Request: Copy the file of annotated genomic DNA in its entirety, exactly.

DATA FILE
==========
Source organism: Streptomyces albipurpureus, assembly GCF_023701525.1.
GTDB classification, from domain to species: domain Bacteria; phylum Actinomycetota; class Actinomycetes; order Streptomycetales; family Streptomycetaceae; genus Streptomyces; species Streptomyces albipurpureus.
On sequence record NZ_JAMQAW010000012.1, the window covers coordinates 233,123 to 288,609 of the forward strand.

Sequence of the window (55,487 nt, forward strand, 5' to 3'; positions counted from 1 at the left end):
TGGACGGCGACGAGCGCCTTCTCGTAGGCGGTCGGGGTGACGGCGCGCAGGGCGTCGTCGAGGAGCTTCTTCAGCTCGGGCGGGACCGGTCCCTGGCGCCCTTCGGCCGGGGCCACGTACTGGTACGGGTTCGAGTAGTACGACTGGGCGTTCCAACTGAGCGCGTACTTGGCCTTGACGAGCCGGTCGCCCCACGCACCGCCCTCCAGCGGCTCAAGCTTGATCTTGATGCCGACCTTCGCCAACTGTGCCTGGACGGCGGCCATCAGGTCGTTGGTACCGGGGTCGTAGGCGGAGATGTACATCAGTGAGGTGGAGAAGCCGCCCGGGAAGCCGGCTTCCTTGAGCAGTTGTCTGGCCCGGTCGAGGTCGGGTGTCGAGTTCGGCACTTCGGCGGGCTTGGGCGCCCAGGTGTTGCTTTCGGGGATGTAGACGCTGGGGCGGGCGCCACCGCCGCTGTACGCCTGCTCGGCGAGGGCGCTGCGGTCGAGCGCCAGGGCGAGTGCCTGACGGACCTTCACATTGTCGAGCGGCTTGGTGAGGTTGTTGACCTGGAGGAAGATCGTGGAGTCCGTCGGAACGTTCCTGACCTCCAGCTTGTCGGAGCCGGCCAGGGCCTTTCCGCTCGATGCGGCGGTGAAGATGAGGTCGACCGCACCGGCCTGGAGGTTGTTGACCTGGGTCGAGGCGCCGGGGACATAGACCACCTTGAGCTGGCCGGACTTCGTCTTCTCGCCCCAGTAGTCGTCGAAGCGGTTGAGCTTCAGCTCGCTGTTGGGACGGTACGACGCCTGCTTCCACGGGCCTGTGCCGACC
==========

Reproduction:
Source organism: Streptomyces albipurpureus, assembly GCF_023701525.1.
GTDB classification, from domain to species: domain Bacteria; phylum Actinomycetota; class Actinomycetes; order Streptomycetales; family Streptomycetaceae; genus Streptomyces; species Streptomyces albipurpureus.
On sequence record NZ_JAMQAW010000012.1, the window covers coordinates 233,123 to 288,609 of the forward strand.

Sequence of the window (55,487 nt, forward strand, 5' to 3'; positions counted from 1 at the left end):
TGGACGGCGACGAGCGCCTTCTCGTAGGCGGTCGGGGTGACGGCGCGCAGGGCGTCGTCGAGGAGCTTCTTCAGCTCGGGCGGGACCGGTCCCTGGCGCCCTTCGGCCGGGGCCACGTACTGGTACGGGTTCGAGTAGTACGACTGGGCGTTCCAACTGAGCGCGTACTTGGCCTTGACGAGCCGGTCGCCCCACGCACCGCCCTCCAGCGGCTCAAGCTTGATCTTGATGCCGACCTTCGCCAACTGTGCCTGGACGGCGGCCATCAGGTCGTTGGTACCGGGGTCGTAGGCGGAGATGTACATCAGTGAGGTGGAGAAGCCGCCCGGGAAGCCGGCTTCCTTGAGCAGTTGTCTGGCCCGGTCGAGGTCGGGTGTCGAGTTCGGCACTTCGGCGGGCTTGGGCGCCCAGGTGTTGCTTTCGGGGATGTAGACGCTGGGGCGGGCGCCACCGCCGCTGTACGCCTGCTCGGCGAGGGCGCTGCGGTCGAGCGCCAGGGCGAGTGCCTGACGGACCTTCACATTGTCGAGCGGCTTGGTGAGGTTGTTGACCTGGAGGAAGATCGTGGAGTCCGTCGGAACGTTCCTGACCTCCAGCTTGTCGGAGCCGGCCAGGGCCTTTCCGCTCGATGCGGCGGTGAAGATGAGGTCGACCGCACCGGCCTGGAGGTTGTTGACCTGGGTCGAGGCGCCGGGGACATAGACCACCTTGAGCTGGCCGGACTTCGTCTTCTCGCCCCAGTAGTCGTCGAAGCGGTTGAGCTTCAGCTCGCTGTTGGGACGGTACGACGCCTGCTTCCACGGGCCTGTGCCGACC